OBow- Laser-controlled violin makes playing instruments easier
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Mastering a musical instrument is no easy task. Musicians spend countless hours perfecting their skills, especially on stringed instruments such as the violin. Some people even want to imitate the musical expression brought forth by string instruments in an electronic version, the same way electronic keyboards are being used these days.
Dr. Dylan Menzies and his team of music technology researchers from De Montfort University in England have developed an electronic musical instrument called the O-Bow in response to the need for a wind-controller for string instruments and the desire to automate traditional string instruments.
How it works
The O-Bow comprises sensor electronics and firmware, as well as synthesis software. It uses an optical flow sensor to measure the bow speed and horizontal angle with high resolution. By detecting these characteristics, the instrument can create digital music through a connected computer with the notes created on a separate keyboard.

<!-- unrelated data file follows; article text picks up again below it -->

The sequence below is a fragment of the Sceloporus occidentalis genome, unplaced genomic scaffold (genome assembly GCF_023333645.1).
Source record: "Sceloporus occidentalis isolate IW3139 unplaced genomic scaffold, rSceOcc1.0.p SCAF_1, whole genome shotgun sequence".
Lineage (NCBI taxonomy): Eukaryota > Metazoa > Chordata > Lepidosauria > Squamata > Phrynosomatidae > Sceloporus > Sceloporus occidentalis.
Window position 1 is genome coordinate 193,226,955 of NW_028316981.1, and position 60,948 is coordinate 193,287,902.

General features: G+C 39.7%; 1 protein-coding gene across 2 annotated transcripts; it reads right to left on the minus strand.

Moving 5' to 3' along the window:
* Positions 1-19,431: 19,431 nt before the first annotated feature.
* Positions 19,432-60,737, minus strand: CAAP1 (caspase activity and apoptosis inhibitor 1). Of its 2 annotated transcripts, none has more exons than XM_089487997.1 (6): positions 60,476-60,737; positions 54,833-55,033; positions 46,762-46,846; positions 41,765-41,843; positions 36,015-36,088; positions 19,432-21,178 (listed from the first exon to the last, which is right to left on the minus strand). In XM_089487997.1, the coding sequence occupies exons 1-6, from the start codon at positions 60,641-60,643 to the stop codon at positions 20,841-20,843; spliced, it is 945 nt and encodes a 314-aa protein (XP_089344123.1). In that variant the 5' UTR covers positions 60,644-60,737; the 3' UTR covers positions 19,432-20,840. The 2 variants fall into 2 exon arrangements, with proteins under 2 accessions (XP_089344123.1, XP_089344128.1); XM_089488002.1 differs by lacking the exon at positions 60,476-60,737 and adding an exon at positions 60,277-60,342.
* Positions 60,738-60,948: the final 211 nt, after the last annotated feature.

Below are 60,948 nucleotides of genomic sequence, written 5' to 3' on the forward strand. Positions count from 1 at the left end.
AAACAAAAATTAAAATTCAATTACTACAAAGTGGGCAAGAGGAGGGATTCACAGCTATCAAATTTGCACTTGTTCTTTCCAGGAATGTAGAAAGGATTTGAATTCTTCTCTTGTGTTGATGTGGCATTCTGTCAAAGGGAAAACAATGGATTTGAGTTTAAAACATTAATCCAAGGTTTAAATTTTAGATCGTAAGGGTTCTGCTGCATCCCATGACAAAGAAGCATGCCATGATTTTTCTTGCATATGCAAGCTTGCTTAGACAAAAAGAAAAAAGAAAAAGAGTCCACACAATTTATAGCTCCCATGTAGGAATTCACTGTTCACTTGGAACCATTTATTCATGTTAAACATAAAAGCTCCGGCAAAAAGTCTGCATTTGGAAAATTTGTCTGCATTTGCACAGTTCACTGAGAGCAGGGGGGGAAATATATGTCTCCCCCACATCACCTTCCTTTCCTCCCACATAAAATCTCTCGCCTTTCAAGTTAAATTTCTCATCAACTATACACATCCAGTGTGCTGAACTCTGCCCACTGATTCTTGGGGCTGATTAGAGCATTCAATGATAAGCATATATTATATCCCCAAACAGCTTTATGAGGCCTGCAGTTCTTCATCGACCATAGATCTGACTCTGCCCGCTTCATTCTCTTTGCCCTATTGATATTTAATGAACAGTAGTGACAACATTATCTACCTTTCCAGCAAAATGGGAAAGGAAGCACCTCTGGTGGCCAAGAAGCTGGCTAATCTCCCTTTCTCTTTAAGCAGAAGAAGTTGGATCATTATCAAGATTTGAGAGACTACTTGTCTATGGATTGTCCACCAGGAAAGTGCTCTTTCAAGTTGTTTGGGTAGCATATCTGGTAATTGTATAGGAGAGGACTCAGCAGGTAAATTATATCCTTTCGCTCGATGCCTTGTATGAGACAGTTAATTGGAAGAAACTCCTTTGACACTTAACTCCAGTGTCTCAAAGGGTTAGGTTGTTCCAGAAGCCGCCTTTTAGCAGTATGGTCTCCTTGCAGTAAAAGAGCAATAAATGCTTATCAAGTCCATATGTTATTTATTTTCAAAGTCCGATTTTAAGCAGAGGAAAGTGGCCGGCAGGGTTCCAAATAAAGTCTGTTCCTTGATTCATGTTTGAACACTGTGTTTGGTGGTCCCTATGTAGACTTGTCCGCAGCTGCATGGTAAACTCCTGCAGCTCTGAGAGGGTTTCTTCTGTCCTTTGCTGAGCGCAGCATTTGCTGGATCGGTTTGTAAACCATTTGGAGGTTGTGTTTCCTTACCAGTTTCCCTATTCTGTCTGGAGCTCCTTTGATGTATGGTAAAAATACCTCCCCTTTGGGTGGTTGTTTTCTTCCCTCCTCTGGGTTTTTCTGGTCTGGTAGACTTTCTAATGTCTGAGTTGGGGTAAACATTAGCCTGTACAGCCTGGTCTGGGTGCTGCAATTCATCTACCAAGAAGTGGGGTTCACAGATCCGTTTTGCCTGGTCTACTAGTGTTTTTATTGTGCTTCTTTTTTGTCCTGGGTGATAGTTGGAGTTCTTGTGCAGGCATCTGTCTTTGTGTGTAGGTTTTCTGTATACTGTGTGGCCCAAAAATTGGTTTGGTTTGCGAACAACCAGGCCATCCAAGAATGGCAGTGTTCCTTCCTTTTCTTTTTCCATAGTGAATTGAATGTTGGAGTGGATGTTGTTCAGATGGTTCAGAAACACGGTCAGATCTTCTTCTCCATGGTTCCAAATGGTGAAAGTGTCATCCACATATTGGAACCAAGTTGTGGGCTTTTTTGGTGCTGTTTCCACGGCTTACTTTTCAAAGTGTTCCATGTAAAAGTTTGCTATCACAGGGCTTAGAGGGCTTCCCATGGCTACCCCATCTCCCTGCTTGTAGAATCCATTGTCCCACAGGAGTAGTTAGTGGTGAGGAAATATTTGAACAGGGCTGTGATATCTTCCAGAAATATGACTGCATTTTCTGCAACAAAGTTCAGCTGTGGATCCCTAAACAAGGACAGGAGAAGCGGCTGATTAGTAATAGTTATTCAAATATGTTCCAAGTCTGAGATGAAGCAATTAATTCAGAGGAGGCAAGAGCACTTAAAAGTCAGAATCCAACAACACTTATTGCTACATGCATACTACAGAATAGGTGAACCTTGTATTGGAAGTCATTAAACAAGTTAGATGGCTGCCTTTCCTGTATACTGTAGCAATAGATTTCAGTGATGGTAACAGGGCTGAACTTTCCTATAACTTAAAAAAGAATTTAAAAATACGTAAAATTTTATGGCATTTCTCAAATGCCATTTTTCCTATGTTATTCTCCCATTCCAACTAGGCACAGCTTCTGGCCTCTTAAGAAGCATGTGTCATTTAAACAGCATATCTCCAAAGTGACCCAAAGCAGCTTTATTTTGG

“The body of the electronic violin is made of a copper cylinder and contains a groove to hold the sensors that is shaped in a way to prevent the bow from sliding off. The O-Bow is easier to play than a traditional violin,” said Menzies.
The O-Bow, on the other hand, requires only the control of velocity. The O-Bow can create a variety of sounds, and rotating the bow can even create a vibrato effect, which new players agree to be challenging.
In the future, Dr. Menzies will focus on developing the synthesis for high quality string sample sets and investigate other options for reproducing the casing using aluminum casting and extrusion techniques to simplify production.
The team plans to further develop their prototype so that it can be made available to the public. They presented the device at the International Conference on Tangible, Embedded and Embodied Interaction last month.
Listen to the audio sample of the electronic violin below: